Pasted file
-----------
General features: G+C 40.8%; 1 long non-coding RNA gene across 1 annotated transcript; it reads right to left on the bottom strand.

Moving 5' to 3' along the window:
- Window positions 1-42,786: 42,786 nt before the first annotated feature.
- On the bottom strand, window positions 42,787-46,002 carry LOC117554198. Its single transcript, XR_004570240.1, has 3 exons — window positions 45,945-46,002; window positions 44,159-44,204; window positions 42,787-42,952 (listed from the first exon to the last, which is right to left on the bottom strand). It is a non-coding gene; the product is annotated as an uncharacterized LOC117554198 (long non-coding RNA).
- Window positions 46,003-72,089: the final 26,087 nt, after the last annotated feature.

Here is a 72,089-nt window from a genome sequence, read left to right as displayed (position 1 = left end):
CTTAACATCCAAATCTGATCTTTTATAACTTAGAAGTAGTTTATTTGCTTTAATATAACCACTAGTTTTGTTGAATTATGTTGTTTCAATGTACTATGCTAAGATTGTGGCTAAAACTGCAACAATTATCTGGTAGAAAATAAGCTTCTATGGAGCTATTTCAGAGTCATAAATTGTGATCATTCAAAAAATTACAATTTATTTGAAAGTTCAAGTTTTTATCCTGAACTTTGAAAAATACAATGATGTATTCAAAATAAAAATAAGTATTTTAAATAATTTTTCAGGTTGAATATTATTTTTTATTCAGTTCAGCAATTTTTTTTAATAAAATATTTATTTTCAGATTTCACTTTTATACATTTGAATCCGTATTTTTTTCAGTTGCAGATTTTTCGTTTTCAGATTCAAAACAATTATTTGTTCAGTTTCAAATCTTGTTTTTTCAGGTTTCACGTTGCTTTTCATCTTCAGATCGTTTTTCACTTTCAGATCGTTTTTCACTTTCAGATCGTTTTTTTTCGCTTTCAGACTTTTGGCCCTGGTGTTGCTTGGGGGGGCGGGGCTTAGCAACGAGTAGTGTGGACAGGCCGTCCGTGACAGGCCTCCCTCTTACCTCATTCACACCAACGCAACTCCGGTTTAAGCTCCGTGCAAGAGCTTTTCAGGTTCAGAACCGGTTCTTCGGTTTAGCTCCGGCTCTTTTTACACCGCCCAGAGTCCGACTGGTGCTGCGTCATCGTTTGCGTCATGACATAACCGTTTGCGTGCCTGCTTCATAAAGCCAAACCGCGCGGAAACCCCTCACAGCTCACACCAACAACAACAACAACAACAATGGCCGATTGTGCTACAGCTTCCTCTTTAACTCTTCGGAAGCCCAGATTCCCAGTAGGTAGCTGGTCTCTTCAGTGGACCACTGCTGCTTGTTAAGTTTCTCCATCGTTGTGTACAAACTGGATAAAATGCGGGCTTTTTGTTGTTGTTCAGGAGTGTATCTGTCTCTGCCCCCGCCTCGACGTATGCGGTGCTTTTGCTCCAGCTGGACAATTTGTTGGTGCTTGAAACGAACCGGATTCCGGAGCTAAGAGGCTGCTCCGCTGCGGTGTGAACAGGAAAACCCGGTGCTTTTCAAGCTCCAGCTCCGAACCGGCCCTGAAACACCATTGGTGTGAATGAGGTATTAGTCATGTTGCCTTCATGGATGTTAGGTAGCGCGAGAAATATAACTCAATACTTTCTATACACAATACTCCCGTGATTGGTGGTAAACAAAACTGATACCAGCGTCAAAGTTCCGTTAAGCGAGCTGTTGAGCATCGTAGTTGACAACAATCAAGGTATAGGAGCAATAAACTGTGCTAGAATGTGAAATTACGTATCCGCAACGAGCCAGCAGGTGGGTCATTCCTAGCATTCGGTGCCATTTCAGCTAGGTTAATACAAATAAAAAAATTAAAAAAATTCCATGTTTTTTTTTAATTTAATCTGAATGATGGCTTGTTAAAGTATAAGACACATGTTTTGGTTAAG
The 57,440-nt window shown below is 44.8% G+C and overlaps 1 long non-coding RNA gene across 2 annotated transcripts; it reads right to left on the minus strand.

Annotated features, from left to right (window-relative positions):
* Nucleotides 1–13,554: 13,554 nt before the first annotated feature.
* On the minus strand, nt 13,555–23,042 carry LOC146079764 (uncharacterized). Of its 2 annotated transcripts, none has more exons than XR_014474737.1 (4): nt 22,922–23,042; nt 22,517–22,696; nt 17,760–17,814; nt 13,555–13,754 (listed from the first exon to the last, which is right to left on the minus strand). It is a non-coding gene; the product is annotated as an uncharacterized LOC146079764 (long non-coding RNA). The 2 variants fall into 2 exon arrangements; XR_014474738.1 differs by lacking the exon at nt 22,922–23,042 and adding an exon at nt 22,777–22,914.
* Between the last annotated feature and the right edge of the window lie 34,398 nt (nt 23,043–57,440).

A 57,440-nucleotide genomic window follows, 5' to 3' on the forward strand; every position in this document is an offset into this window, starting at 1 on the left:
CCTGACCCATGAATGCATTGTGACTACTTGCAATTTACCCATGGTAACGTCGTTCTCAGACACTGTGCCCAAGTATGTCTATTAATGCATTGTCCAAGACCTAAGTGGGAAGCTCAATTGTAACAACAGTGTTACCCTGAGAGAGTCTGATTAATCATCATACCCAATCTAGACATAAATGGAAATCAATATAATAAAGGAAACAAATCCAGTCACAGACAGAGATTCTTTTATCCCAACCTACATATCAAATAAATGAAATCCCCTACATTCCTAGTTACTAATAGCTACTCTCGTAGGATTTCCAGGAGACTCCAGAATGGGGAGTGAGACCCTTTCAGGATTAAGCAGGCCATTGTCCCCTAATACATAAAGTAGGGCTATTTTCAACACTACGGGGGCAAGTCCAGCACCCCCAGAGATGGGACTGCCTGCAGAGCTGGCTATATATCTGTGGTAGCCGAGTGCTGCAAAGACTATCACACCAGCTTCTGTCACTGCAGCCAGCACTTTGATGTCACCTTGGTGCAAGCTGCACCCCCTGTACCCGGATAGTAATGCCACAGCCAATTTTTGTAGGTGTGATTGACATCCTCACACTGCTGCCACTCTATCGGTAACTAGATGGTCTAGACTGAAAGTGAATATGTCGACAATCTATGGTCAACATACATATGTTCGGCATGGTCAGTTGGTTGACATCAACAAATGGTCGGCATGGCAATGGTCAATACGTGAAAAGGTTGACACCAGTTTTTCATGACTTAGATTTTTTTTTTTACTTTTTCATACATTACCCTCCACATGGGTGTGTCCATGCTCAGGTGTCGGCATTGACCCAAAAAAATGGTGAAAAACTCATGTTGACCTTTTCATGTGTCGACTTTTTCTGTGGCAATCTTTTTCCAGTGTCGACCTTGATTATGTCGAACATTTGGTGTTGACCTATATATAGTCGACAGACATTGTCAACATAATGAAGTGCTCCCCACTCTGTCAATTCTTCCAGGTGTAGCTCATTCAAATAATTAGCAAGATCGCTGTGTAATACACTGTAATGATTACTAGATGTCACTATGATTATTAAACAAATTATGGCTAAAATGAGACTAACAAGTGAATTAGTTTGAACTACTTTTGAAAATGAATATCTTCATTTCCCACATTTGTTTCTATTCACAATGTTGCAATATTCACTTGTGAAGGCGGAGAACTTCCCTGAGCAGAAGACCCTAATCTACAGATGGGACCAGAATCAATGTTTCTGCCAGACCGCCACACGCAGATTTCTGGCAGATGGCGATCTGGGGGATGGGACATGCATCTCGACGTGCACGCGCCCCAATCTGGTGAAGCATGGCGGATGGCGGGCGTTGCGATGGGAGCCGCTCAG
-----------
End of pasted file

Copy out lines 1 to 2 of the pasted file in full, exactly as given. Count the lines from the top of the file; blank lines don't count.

General features: G+C 40.8%; 1 long non-coding RNA gene across 1 annotated transcript; it reads right to left on the bottom strand.

Moving 5' to 3' along the window: